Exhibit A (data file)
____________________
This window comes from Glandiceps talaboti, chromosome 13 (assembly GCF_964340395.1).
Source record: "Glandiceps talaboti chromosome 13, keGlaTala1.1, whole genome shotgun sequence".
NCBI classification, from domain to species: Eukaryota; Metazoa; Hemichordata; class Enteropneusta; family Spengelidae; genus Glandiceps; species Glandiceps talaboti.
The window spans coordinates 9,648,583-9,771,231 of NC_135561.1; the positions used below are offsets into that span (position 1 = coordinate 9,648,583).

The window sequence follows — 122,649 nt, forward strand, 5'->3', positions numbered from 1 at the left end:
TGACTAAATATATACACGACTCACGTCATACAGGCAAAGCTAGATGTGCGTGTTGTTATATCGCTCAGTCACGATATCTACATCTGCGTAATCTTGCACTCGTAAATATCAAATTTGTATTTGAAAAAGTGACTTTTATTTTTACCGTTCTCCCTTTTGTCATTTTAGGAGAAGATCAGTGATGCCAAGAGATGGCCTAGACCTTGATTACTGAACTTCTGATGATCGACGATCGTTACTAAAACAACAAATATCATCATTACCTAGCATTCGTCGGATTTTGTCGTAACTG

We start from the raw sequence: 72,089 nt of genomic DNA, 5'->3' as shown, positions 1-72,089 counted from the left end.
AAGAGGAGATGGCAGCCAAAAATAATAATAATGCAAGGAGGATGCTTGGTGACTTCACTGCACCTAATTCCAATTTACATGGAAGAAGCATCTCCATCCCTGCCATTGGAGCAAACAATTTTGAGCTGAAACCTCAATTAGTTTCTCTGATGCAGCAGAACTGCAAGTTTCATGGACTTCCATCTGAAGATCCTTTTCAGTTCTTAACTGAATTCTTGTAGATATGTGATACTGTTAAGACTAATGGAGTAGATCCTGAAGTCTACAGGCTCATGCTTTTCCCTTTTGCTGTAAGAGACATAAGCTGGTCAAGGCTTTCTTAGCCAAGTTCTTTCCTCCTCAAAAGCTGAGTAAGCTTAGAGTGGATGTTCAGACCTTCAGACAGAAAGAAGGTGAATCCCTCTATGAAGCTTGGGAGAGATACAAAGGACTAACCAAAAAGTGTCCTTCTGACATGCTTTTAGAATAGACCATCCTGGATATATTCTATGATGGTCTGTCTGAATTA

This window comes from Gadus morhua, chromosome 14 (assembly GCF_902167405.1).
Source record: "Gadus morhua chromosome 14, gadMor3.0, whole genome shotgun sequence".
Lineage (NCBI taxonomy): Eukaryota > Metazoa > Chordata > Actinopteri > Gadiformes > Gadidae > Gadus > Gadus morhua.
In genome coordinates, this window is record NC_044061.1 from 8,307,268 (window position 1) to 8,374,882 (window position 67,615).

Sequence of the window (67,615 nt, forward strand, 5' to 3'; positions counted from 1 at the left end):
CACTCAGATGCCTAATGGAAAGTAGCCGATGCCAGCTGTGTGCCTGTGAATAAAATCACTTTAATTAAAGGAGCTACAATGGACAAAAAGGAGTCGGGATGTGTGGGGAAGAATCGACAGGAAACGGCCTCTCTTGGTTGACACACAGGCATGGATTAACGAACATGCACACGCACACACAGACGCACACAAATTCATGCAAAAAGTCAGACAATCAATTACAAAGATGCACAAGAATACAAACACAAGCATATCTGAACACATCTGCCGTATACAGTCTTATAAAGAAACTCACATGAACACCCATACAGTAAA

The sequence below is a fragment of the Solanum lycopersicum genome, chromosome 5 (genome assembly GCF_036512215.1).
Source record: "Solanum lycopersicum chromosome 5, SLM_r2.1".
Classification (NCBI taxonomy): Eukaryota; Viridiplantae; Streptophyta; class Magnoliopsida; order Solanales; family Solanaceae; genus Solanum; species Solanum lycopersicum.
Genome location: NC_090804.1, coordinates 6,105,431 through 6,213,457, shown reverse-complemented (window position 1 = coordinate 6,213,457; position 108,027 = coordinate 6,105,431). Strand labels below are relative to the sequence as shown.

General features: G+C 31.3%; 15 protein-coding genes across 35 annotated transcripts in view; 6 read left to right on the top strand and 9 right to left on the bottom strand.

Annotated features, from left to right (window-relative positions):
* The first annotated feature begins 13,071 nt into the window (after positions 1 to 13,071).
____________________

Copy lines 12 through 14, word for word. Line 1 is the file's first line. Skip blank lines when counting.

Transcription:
In genome coordinates, this window is record NC_044061.1 from 8,307,268 (window position 1) to 8,374,882 (window position 67,615).

Sequence of the window (67,615 nt, forward strand, 5' to 3'; positions counted from 1 at the left end):
CACTCAGATGCCTAATGGAAAGTAGCCGATGCCAGCTGTGTGCCTGTGAATAAAATCACTTTAATTAAAGGAGCTACAATGGACAAAAAGGAGTCGGGATGTGTGGGGAAGAATCGACAGGAAACGGCCTCTCTTGGTTGACACACAGGCATGGATTAACGAACATGCACACGCACACACAGACGCACACAAATTCATGCAAAAAGTCAGACAATCAATTACAAAGATGCACAAGAATACAAACACAAGCATATCTGAACACATCTGCCGTATACAGTCTTATAAAGAAACTCACATGAACACCCATACAGTAAA